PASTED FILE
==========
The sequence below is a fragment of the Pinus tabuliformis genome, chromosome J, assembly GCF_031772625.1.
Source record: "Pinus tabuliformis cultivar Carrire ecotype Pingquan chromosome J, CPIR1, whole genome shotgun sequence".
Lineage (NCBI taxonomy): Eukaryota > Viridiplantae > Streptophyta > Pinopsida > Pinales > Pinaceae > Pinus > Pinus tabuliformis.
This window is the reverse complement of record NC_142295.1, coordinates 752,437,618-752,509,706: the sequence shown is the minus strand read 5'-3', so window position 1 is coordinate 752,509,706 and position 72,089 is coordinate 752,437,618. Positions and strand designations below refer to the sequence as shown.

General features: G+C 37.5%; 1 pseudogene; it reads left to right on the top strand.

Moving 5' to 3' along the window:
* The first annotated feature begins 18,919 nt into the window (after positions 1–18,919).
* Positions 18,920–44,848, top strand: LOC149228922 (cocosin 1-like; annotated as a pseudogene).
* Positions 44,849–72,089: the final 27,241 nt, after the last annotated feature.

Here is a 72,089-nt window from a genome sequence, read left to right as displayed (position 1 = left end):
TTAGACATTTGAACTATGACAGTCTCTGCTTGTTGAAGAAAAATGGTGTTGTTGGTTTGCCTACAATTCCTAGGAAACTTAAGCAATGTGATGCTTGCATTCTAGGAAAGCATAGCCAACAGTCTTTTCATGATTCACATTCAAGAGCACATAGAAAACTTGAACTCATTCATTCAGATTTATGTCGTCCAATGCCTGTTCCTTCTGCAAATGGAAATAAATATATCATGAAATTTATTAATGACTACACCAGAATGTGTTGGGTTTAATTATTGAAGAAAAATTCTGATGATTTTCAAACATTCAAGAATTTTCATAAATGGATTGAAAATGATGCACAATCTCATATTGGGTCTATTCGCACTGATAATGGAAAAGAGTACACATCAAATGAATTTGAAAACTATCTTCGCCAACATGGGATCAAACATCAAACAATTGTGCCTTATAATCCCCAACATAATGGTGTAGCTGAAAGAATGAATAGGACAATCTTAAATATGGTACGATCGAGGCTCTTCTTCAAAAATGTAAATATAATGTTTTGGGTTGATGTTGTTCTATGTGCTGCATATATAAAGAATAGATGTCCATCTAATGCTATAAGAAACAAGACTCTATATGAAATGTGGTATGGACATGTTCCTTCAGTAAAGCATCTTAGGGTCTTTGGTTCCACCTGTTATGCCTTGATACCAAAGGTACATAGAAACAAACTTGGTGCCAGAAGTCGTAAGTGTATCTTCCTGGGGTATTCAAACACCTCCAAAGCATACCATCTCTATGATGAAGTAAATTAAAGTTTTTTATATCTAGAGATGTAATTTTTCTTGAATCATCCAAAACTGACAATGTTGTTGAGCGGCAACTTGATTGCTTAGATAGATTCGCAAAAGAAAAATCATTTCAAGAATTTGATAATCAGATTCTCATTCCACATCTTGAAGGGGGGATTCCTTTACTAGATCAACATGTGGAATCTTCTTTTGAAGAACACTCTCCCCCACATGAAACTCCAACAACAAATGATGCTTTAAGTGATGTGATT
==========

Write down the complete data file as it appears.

The sequence below is a fragment of the Pinus tabuliformis genome, chromosome J, assembly GCF_031772625.1.
Source record: "Pinus tabuliformis cultivar Carrire ecotype Pingquan chromosome J, CPIR1, whole genome shotgun sequence".
Lineage (NCBI taxonomy): Eukaryota > Viridiplantae > Streptophyta > Pinopsida > Pinales > Pinaceae > Pinus > Pinus tabuliformis.
This window is the reverse complement of record NC_142295.1, coordinates 752,437,618-752,509,706: the sequence shown is the minus strand read 5'-3', so window position 1 is coordinate 752,509,706 and position 72,089 is coordinate 752,437,618. Positions and strand designations below refer to the sequence as shown.

General features: G+C 37.5%; 1 pseudogene; it reads left to right on the top strand.

Moving 5' to 3' along the window:
* The first annotated feature begins 18,919 nt into the window (after positions 1–18,919).
* Positions 18,920–44,848, top strand: LOC149228922 (cocosin 1-like; annotated as a pseudogene).
* Positions 44,849–72,089: the final 27,241 nt, after the last annotated feature.

Here is a 72,089-nt window from a genome sequence, read left to right as displayed (position 1 = left end):
TTAGACATTTGAACTATGACAGTCTCTGCTTGTTGAAGAAAAATGGTGTTGTTGGTTTGCCTACAATTCCTAGGAAACTTAAGCAATGTGATGCTTGCATTCTAGGAAAGCATAGCCAACAGTCTTTTCATGATTCACATTCAAGAGCACATAGAAAACTTGAACTCATTCATTCAGATTTATGTCGTCCAATGCCTGTTCCTTCTGCAAATGGAAATAAATATATCATGAAATTTATTAATGACTACACCAGAATGTGTTGGGTTTAATTATTGAAGAAAAATTCTGATGATTTTCAAACATTCAAGAATTTTCATAAATGGATTGAAAATGATGCACAATCTCATATTGGGTCTATTCGCACTGATAATGGAAAAGAGTACACATCAAATGAATTTGAAAACTATCTTCGCCAACATGGGATCAAACATCAAACAATTGTGCCTTATAATCCCCAACATAATGGTGTAGCTGAAAGAATGAATAGGACAATCTTAAATATGGTACGATCGAGGCTCTTCTTCAAAAATGTAAATATAATGTTTTGGGTTGATGTTGTTCTATGTGCTGCATATATAAAGAATAGATGTCCATCTAATGCTATAAGAAACAAGACTCTATATGAAATGTGGTATGGACATGTTCCTTCAGTAAAGCATCTTAGGGTCTTTGGTTCCACCTGTTATGCCTTGATACCAAAGGTACATAGAAACAAACTTGGTGCCAGAAGTCGTAAGTGTATCTTCCTGGGGTATTCAAACACCTCCAAAGCATACCATCTCTATGATGAAGTAAATTAAAGTTTTTTATATCTAGAGATGTAATTTTTCTTGAATCATCCAAAACTGACAATGTTGTTGAGCGGCAACTTGATTGCTTAGATAGATTCGCAAAAGAAAAATCATTTCAAGAATTTGATAATCAGATTCTCATTCCACATCTTGAAGGGGGGATTCCTTTACTAGATCAACATGTGGAATCTTCTTTTGAAGAACACTCTCCCCCACATGAAACTCCAACAACAAATGATGCTTTAAGTGATGTGATT